Check the scale
All drawings must be 1:1. Check the scale after creating the DXF files. Our system gives your sheet’s general dimensions after uploading the drawings. Make sure it corresponds to reality. If not, adjust the scale.
We receive engineering drawings that have overwritten dimensions on them. If you just delete the old value and replace it with the right one, the scale will still stay the same. The dimension does not drive the line length.
Breaking the views
Breaking a view may be a useful tool to make a drawing easily readable for a person. However, engineering drawings heading to automated cutting are read by computers. Breaking a detail gives the opposite effect and confuses the system, so forget about this function for now.
Glitches, errors and the like
This is especially common when converting the drawing format (e.g. PDF to DXF). Check the converted one for scrambled lines, random dots etc. If it keeps occurring, some Googling may lead you towards solving the problem. All my bolted connections used to show up scrambled, a 2-minute tutorial saved me from manual labour.
Nice side up
The prettier side of the sheet must be facing you. If you choose to get your sheet metal brushed, include the direction of brushing on your PDF drawing. Otherwise, you can orientate your DXF knowing that the brushing will be done horizontally in relation to the drawing.
The coastline paradox says that the coastline of a landmass has no definitive length. Coastlines have fractal-like properties that lead to infinite lengths. We have received similar drawings that have zig-zaggy lines. Our calculator gives the price accordingly, although the zigginess of the lines is a mishap.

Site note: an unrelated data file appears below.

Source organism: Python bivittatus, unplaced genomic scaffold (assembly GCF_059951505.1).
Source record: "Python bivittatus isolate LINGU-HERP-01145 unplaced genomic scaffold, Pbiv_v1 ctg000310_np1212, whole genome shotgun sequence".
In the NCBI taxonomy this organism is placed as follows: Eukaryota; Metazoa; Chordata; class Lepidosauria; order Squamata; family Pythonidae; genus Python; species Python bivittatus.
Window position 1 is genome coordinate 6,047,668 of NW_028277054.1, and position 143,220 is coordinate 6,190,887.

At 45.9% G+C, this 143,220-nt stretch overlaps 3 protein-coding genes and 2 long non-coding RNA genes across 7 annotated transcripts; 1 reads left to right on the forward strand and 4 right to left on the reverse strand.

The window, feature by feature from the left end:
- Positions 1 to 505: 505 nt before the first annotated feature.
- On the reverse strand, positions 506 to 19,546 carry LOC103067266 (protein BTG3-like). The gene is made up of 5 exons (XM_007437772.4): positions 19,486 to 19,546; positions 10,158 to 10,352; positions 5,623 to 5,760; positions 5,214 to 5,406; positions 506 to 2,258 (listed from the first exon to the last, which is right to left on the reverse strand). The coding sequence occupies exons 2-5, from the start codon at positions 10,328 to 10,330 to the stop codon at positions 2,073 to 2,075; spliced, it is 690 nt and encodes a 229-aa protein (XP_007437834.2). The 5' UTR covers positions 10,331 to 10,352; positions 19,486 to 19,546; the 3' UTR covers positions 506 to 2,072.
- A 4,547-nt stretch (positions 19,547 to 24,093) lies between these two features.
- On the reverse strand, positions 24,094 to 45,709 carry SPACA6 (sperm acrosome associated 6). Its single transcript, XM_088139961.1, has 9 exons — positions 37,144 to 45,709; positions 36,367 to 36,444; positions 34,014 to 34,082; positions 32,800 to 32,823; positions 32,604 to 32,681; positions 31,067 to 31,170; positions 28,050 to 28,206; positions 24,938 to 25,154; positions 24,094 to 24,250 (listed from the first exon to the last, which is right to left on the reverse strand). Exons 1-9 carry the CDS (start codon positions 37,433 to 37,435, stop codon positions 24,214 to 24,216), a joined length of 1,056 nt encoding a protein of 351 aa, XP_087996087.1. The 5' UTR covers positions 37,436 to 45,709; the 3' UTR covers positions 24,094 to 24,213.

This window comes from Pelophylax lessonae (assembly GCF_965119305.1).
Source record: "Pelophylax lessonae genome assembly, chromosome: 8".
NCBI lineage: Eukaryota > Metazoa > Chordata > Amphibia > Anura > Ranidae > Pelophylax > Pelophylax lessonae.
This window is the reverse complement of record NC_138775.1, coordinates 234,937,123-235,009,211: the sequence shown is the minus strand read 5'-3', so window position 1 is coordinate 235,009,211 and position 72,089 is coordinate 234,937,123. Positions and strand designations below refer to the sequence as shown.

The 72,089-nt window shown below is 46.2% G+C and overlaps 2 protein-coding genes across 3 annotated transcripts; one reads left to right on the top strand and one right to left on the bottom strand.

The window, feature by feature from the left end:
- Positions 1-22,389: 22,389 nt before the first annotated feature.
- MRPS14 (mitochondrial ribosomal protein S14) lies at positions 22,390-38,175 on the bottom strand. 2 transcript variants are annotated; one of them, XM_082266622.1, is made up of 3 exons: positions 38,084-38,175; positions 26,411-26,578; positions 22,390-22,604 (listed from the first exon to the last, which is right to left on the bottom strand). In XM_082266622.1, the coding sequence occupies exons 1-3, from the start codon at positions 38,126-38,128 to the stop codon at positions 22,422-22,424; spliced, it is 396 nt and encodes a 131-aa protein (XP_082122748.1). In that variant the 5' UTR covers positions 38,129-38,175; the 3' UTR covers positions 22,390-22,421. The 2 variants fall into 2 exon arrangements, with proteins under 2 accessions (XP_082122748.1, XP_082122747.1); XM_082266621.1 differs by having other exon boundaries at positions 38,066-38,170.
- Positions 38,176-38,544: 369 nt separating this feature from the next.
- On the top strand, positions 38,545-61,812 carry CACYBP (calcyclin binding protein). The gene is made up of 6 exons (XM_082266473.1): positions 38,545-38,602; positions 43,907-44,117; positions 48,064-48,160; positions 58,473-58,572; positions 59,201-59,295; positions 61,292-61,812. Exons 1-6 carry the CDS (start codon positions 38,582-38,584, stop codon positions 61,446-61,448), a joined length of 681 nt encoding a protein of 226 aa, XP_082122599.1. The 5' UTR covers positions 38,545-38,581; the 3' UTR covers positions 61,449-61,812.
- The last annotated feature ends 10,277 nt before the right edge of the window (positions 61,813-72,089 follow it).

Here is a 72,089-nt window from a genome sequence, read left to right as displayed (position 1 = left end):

No title block
Title block is another confusing element for the computer. Only include lines that are used for cutting. The system does not care who is the author of those drawings, nor who checked them.
We have received engineering drawings that have lines on top of each other. You may not notice them but the computer does and calculates them as separate cuts, adding to the price quotation. You will not be charged for those cuts later but the initial price will not represent the reality.
The same applies for bending lines. They are not related to cutting but will be seen as lines to cut, thus adding to the price offered. Add those to your PDF or just upload a .STP file for sheet metal bending.
Everything must be connected
If you draw in a 2D environment, like AutoCAD, connect all the lines on the drawing. One way for an easy check is to try to hatch an area – if it is not properly connected, the hatch cannot be done. Just don’t forget to delete the hatched area after a successful try!
Cut to normal
As stated before, laser and plasma cutting are for perpendicular cuts only. If you design a product in a 3D CAD-software and want to cut a hole in a shallow cylinder, use the function cut to normal to avoid confusion. This results in cuts that are marked with one continuous line.
The points above will shorten your time spent on drawing. Remember to keep it simple. It may be difficult to abandon all the drawings rules taught at university but it will make the service smoother for everybody.
Following this advice will give you quick and accurate quotations for your details!